Why did you choose Mountain Shepherd?
​ It had very good reviews, and its website (instructors, photos, course descriptions, testimonials) lined up with what I wanted in a school. Also, the 101 course didn’t seem overwhelming for a beginner.​

Before you attended the course, what did you think survival training would be like?
​ I thought it would be more strenuous and intimidating.

How did your experience surprise you?
​ It was so much fun! The teaching was excellent, detailed, and practical. The learning was easy to understand and put to use. It opened, not only my eyes, but also my mind to ​things all around me that could be useful (or dangerous) in a survival situation, or perhaps just enjoyed (or avoided) if on a pleasure outing. The experience raised my awareness and

What was your favorite takeaway from the course?
The fire craft was probably the most fun, but I think learning to keep a positive mental attitude and the order of priorities ​were the most important.

To who would you recommend a Mountain Shepherd survival course?
​ For the Survival 101 course – Everyone. As a middle-aged woman who was raised a “city girl,” I found it empowering and ​enjoyable. I hope to return for some of the more advanced courses. I also hope to return with my step-sons – they may be good “campers” but that’s not the same as being trained to handle things when something goes wrong.

What advice would you give others who are about to take a survival training course?
​ Buck up and do it.​

Jane Thomas - Age: 54


Why did you decide to attend a survival school?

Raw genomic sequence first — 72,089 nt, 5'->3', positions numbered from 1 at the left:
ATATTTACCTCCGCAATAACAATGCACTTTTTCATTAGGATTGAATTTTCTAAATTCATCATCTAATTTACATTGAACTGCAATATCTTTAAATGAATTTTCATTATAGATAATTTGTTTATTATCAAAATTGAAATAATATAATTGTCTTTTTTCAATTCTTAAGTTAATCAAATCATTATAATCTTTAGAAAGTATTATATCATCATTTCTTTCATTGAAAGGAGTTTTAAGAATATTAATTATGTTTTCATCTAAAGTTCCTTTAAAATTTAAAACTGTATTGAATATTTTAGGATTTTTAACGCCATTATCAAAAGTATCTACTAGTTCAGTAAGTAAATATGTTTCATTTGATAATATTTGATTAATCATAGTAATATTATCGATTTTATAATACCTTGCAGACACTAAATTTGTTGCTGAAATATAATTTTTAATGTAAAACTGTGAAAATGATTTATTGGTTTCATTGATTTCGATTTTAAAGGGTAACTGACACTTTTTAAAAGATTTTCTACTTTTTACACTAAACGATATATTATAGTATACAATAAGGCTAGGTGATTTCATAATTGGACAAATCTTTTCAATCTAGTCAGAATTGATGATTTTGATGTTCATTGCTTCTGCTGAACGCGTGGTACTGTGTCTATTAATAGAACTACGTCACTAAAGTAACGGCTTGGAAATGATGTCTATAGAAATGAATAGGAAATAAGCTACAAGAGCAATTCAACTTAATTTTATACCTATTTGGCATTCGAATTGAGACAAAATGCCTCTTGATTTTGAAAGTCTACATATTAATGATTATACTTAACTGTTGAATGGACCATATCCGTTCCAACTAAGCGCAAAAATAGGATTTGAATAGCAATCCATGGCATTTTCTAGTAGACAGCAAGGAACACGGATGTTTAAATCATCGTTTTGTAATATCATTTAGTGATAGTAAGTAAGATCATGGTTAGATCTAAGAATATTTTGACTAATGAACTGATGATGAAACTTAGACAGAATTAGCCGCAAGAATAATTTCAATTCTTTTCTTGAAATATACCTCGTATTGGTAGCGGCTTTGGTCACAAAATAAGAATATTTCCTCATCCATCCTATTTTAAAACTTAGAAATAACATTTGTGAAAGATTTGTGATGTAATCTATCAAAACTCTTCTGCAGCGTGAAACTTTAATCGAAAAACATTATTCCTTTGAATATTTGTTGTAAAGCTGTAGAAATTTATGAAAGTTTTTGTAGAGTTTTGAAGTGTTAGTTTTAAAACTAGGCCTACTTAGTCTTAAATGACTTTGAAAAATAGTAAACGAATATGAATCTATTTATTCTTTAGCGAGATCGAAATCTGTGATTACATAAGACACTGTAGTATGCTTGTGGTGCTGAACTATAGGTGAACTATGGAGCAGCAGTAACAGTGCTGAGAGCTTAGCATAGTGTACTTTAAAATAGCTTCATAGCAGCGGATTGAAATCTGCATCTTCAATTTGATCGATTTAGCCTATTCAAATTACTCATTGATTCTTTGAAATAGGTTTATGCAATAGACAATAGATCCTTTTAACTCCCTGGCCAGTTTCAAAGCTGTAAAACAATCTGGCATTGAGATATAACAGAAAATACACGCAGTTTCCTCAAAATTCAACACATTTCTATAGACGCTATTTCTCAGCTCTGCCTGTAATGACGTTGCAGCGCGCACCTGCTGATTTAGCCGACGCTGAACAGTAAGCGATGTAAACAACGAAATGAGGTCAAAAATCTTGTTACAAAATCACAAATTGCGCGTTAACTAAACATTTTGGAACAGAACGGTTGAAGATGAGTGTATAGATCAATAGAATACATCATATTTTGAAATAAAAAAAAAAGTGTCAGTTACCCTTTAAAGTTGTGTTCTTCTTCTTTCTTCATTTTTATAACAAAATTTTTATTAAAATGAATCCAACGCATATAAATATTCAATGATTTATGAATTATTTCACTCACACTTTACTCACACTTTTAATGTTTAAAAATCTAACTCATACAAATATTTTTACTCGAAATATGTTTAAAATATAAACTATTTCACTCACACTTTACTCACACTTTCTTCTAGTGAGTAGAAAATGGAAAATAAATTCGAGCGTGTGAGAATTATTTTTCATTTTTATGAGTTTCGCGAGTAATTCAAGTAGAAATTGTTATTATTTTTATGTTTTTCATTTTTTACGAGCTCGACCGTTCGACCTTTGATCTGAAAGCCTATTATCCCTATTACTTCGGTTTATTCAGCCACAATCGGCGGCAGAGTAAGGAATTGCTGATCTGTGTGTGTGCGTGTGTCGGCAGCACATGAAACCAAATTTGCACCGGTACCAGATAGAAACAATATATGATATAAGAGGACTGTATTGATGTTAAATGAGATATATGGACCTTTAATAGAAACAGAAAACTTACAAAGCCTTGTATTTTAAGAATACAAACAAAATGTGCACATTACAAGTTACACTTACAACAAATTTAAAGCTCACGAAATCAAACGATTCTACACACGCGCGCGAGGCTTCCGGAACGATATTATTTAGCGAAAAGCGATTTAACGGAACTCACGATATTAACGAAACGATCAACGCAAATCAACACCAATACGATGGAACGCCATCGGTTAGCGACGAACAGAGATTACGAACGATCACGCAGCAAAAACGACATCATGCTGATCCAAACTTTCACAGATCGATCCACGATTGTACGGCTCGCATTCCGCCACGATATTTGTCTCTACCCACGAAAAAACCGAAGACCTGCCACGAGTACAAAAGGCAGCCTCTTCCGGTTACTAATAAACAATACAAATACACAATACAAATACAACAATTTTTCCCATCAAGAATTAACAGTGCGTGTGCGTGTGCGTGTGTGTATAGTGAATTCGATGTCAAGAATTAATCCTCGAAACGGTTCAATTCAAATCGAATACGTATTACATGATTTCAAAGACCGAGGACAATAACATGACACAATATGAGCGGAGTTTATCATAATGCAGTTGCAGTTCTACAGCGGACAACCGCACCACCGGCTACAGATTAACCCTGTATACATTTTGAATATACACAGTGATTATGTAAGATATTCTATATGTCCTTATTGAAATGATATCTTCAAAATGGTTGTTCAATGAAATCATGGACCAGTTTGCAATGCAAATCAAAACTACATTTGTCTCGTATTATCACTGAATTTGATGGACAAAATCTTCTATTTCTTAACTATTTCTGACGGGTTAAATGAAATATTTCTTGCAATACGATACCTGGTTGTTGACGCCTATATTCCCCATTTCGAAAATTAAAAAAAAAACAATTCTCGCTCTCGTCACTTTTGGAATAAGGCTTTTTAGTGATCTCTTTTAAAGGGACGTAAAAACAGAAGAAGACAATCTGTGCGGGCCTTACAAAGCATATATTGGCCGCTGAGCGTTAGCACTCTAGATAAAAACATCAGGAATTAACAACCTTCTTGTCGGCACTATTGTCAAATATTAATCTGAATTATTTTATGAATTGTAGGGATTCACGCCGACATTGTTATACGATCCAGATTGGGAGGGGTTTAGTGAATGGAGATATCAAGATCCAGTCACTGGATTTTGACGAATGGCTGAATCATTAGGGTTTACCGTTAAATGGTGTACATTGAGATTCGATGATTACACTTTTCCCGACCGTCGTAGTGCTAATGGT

I do a lot of hiking, both short and long trips, so the possibility of an accident occurring is ever present. I hope this would give me the skills and the knowledge of how to take care of myself should something unforeseen occur.

Why did you choose Mountain Shepherd?
One of our group members located the school. After reading online about them, it seemed like a great choice.

Before you went, what did you think survival training would be like?
Learning how to survive with basic supplies. How to start fires, make camp, etc… What to do in the event of an emergency. I think the class ended up being everything I expected and more.

How did your experience surprise you?
I think a lot of the skills we were taught seem overwhelming or hard when you talk about them, but the way Dina broke everything into simple and easy to remember steps, it was much easier than I ever imagined. The methods Dina used to teach made the information easy to absorb and retain in memory.

What was your favorite part of the entire time?
Learning to build a fire. I usually hike with gas stoves but if an accident occurred or if I became lost I could potentially run out of fuel. Now I have the knowledge and skill to be able to build a fire to sustain myself until rescue. I think this was one of the most important skills I learned.

To whom would you recommend a survival course?
I have already recommended the course to many of my friends and family. Anything can happen when we least expect it, so being a little prepared can go a long way in terms of survival.

What advice would you give to others who are about to take a survival training course?
Don’t go in with any preconceived notions that you don’t have anything to learn. There is so much good information that even a trained survivalist may pick up a good item or two.

Stacie Miles - Age 35

Paramedic / Emergency Manager